Kentucky National Guard Public Affairs Office
Kentucky National Guard leaves its ‘Mark’ on Kuwait

Press Release Date:  Friday, March 03, 2006  
Contact Information:  SGT Gina Vaile
502-607-1186
 


FRANKFORT, Ky. - For Kentucky National Guard aviators stationed in Kuwait, there is some form of relief to the sand and sun … just a small piece of bluegrass.

Then again, it’s not real bluegrass and it’s not exactly small.

Found among bright sun and sand it’s a painting of the new Kentucky Unbridled Spirit Brand. Painted on a concrete barrier that’s six feet tall and 10 feet long, the spelling of KentuckPhoto of Kentucky aviators leaning against barrier painted with new Kentucky Unbridled Spirit Brand in Kuwait.y in bright blue and the symbolic horse head bring the soldiers back to their Old Kentucky Home.

Specialist Chris Vaught painted the brand on the barrier. The practice of marking a unit’s presence has become tradition at Camp Buehring, Kuwait, where Vaught and other members of the 63rd Aviation Group, based in Frankfort, are currently stationed.

“I thought about painting our unit patch first, but then I just thought about the new logo and decided that was something that really related to home,” Vaught said.

Vaught, a native of Versailles and Eastern Kentucky University student, claims he isn’t an artist. This painting, on such an unlikely canvas, was his first attempt at any form of art. He used paints leftover from another unit’s masterpiece on another concrete barrier.

“I painted because it was something to pass the time, and I figured it would show everyone on base who was here,” Vaught said.

But Vaught had no idea what he would create would become a centerpiece for conversation.

“One day when I was painting it, a formation of Marines was moving by and two of them broke out of formation and ran to the barrier. ‘You’re from Kentucky?’ the Marine asked me and I said ‘yeah this is our state logo’ and he said ‘I know, I’m from Richmond and my buddy here is from Bowling Green,’” Vaught said.

“So the painting isn’t just for the 63rd (Aviation) it’s for all the Kentuckians at Camp Buehring,” he added.

Vaught said he misses the friendliness of Kentucky. “You always feel welcomed. No matter where you go, people smile at you or wave. Not that people in other parts of the world aren’t friendly or welcoming to others, but Kentucky is just different.”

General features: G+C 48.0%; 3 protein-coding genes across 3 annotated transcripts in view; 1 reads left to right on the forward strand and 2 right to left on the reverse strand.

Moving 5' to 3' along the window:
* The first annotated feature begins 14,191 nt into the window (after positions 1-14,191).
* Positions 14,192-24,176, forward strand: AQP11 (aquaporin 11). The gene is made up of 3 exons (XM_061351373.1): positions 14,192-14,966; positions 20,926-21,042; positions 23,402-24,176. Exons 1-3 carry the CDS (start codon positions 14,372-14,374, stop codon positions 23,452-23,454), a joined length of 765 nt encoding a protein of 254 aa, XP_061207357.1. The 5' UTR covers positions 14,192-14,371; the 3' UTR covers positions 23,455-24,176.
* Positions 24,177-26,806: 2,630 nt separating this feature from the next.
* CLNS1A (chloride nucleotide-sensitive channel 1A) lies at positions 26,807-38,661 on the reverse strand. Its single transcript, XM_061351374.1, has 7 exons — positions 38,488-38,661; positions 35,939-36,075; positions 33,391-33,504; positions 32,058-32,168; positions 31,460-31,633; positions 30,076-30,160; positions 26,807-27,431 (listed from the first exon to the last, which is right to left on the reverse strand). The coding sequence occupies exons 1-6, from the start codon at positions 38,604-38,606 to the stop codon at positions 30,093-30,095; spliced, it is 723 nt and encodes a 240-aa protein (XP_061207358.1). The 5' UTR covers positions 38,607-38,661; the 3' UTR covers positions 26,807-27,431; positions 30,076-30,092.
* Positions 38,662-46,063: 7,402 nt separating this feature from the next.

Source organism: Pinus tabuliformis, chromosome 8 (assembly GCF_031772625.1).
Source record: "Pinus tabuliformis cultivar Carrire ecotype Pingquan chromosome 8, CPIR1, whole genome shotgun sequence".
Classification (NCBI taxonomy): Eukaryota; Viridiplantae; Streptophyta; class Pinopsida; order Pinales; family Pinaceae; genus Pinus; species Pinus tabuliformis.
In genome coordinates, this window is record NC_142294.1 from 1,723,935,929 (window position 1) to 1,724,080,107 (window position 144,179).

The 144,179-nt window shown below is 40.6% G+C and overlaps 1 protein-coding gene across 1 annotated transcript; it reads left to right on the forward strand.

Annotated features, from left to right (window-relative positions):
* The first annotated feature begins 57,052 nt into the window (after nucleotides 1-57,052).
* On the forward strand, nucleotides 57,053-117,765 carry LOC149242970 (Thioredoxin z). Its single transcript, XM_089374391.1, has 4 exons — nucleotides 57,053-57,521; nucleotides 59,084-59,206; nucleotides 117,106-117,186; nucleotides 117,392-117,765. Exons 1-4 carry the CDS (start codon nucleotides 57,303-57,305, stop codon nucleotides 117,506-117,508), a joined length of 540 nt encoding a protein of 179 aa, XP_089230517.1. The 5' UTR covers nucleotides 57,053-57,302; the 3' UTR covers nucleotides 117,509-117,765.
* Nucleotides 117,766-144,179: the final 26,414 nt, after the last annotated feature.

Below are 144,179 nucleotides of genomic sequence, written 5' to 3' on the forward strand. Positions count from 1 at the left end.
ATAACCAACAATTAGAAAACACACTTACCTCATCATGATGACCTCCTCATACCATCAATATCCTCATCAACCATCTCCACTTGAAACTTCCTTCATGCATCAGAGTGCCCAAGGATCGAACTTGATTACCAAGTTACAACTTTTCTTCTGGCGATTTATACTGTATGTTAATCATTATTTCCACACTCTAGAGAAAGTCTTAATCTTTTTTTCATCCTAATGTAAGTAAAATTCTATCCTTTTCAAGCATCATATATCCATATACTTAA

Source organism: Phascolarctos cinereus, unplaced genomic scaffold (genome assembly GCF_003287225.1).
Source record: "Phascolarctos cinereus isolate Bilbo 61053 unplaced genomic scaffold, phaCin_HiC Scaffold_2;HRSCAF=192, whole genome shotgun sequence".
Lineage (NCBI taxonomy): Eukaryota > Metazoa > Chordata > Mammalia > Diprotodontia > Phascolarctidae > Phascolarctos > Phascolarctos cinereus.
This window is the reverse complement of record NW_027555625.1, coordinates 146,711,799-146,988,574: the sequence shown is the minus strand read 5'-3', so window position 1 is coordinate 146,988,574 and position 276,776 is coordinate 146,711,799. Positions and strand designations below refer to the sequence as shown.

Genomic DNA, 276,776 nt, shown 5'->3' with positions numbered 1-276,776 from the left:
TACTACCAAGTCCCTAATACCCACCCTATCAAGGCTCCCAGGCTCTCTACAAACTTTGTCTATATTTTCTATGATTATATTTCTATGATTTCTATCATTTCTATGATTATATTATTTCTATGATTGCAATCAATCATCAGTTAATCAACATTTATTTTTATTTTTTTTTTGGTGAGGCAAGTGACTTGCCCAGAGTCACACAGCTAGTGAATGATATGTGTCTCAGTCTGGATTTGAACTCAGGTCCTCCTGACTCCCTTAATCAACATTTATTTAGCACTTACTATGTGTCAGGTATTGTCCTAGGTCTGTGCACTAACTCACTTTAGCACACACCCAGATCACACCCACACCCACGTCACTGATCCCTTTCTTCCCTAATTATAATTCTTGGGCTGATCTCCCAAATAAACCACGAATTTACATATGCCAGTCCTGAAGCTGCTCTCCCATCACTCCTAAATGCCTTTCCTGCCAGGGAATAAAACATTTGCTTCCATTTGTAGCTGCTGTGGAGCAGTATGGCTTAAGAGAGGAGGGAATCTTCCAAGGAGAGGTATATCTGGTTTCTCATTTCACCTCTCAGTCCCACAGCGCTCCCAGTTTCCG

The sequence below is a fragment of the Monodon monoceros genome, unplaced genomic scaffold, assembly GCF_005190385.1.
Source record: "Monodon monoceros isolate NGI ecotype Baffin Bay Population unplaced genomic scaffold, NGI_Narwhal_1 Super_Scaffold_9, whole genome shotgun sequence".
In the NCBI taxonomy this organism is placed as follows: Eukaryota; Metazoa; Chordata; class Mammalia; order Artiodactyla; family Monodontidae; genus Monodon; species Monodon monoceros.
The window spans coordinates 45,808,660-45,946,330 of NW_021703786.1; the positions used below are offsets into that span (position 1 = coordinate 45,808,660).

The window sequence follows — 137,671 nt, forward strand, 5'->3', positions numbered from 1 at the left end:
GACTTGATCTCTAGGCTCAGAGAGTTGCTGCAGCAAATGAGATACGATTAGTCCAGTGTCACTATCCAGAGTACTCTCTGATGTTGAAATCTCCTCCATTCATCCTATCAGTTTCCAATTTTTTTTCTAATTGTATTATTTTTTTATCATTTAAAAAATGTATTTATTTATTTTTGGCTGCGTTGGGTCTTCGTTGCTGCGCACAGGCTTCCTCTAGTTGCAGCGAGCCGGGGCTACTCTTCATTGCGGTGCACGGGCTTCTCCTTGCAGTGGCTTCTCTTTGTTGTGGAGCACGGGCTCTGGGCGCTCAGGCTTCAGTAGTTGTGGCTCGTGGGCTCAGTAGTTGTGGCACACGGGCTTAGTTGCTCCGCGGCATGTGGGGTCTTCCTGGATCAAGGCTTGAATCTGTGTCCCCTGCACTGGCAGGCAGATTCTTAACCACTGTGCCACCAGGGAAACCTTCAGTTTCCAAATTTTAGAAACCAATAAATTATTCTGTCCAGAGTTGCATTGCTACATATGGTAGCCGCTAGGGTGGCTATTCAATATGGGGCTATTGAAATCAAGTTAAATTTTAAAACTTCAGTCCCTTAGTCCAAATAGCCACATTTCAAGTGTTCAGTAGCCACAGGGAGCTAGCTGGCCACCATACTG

Several other soldiers, airmen and Marines from Kentucky found themselves also missing the overwhelming sense of hospitality found here in the Bluegrass.

“We’d find each other and chit-chat about home and our families and the things that we all had in common just because we we’re from Kentucky. That always makes you feel a little better when you’re homesick,” Vaught said.

Twelve members of the 63rd Aviation Group, based in Frankfort, volunteered for the Kuwait assignment last year. Currently 10 members are still on deployment in Kuwait and each aviator plays an important roll in the daily operations of Camp Buehrang. The unit assists with training airmen who will enter Iraq as well as monitoring airspace over Kuwait. The unit was mobilized in April 2005 and has been in Kuwait since July 2005. The aviators are projected to return to Kentucky sometime this summer.

Spending a year away from family, friends and Kentucky has been hard for the aviators.

“Although the deserts of Kuwait and Iraq have a natural beauty, nothing compares to the grace and beauty of Kentucky,” Chief Warrant Officer Dean Stoops, of Frankfort, said.

The mission has taken the Kentucky aviators from Mosul, Balad and Baghdad in Iraq, to Bahrain and an aircraft carrier in the Persian Gulf.

To document their travels the aviators have relied on photographs sent home via e-mails to their families. Vaught thought his painting would be just another photograph.

“For me, it was a privilege to do it. I thought we could take our picture by the painting and have those to look back on our 2005 deployment,” Vaught said.

“I didn’t think in a million years it would have this much effect,” he said, noting that the concrete barrier has attracted a few signatures from other active duty Kentuckians stationed on the base. “Now it’s like a yearbook.”

Just last week, thousands of miles from Kuwait, the painting made yet another impact on one Kentuckian.

 

While recuperating from a recent illness in Lexington, Kentucky Governor Ernie Fletcher was shown a photograph of the Kentucky Unbridled Spirit Brand and the members of 63rd Aviation smiling against a desert sun.

“The 63rd Aviation Group exemplifies Kentucky’s Unbridled Spirit.  These men and women make daily sacrifices so people in the world are able to experience a freedom and spirit of their own,” Governor Fletcher said.

“We are so proud of our soldiers and airmen in the Kentucky National Guard as well our sons and daughters on active duty stationed around the world,” he said.  “The commonwealth supports you and thanks you for your service.”

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PHOTO INFORMATION:

Aviators from the 63rd Aviation Group based in Frankfort, are proud of Specialist Chris Vaught’s painting of the Unbridled Spirit Brand on a concrete barrier at Camp Buehring, Kuwait. The painting is a conversation piece among fellow Kentuckians serving in that region.

Pictured, left to right, are: Col. Benjamin Adams III, Lexington; Chief Warrant Officer Dean Stoops, Frankfort; Command Sgt. Maj. Richard Copas of Shelbyville; Lt. Col. Aaron Barrier, Versailles; Staff Sgt. Merrit Whitelow, Lexington; Maj. Brian Abney, Berea; Staff Sgt. Marshall Hehl, Lexington; Chief Warrant Officer Mark Grapin, Falls Church, Va.; Lt. Col. Greg Long, Crestwood. Spec. Vaught took the photograph.